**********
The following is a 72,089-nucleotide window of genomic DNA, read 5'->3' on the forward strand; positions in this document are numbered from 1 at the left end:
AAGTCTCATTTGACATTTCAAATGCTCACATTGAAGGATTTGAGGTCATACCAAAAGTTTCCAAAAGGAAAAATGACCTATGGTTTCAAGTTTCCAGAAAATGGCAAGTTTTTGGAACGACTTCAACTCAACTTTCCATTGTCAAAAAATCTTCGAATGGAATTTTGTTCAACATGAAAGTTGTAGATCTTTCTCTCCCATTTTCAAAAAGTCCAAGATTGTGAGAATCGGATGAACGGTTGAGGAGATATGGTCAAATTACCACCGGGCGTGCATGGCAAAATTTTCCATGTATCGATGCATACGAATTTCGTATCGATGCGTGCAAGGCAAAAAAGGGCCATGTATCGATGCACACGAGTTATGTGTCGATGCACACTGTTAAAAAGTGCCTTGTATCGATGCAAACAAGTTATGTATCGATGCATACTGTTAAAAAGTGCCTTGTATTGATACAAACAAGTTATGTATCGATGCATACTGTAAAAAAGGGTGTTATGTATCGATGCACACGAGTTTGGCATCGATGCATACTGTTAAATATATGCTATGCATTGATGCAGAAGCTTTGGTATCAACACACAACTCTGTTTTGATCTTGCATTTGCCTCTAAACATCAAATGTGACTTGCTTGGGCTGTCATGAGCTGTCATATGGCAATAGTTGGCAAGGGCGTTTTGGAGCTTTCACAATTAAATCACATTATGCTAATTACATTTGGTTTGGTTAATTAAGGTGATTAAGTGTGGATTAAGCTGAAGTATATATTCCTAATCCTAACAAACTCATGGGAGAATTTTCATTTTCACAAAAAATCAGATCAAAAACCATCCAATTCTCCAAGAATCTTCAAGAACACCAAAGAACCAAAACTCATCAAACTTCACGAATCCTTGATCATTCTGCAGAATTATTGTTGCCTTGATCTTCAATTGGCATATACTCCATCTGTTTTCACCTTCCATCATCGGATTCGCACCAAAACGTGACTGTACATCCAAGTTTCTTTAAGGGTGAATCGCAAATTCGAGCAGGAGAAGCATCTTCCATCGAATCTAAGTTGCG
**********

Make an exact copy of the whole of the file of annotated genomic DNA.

The following is a 72,089-nucleotide window of genomic DNA, read 5'->3' on the forward strand; positions in this document are numbered from 1 at the left end:
AAGTCTCATTTGACATTTCAAATGCTCACATTGAAGGATTTGAGGTCATACCAAAAGTTTCCAAAAGGAAAAATGACCTATGGTTTCAAGTTTCCAGAAAATGGCAAGTTTTTGGAACGACTTCAACTCAACTTTCCATTGTCAAAAAATCTTCGAATGGAATTTTGTTCAACATGAAAGTTGTAGATCTTTCTCTCCCATTTTCAAAAAGTCCAAGATTGTGAGAATCGGATGAACGGTTGAGGAGATATGGTCAAATTACCACCGGGCGTGCATGGCAAAATTTTCCATGTATCGATGCATACGAATTTCGTATCGATGCGTGCAAGGCAAAAAAGGGCCATGTATCGATGCACACGAGTTATGTGTCGATGCACACTGTTAAAAAGTGCCTTGTATCGATGCAAACAAGTTATGTATCGATGCATACTGTTAAAAAGTGCCTTGTATTGATACAAACAAGTTATGTATCGATGCATACTGTAAAAAAGGGTGTTATGTATCGATGCACACGAGTTTGGCATCGATGCATACTGTTAAATATATGCTATGCATTGATGCAGAAGCTTTGGTATCAACACACAACTCTGTTTTGATCTTGCATTTGCCTCTAAACATCAAATGTGACTTGCTTGGGCTGTCATGAGCTGTCATATGGCAATAGTTGGCAAGGGCGTTTTGGAGCTTTCACAATTAAATCACATTATGCTAATTACATTTGGTTTGGTTAATTAAGGTGATTAAGTGTGGATTAAGCTGAAGTATATATTCCTAATCCTAACAAACTCATGGGAGAATTTTCATTTTCACAAAAAATCAGATCAAAAACCATCCAATTCTCCAAGAATCTTCAAGAACACCAAAGAACCAAAACTCATCAAACTTCACGAATCCTTGATCATTCTGCAGAATTATTGTTGCCTTGATCTTCAATTGGCATATACTCCATCTGTTTTCACCTTCCATCATCGGATTCGCACCAAAACGTGACTGTACATCCAAGTTTCTTTAAGGGTGAATCGCAAATTCGAGCAGGAGAAGCATCTTCCATCGAATCTAAGTTGCG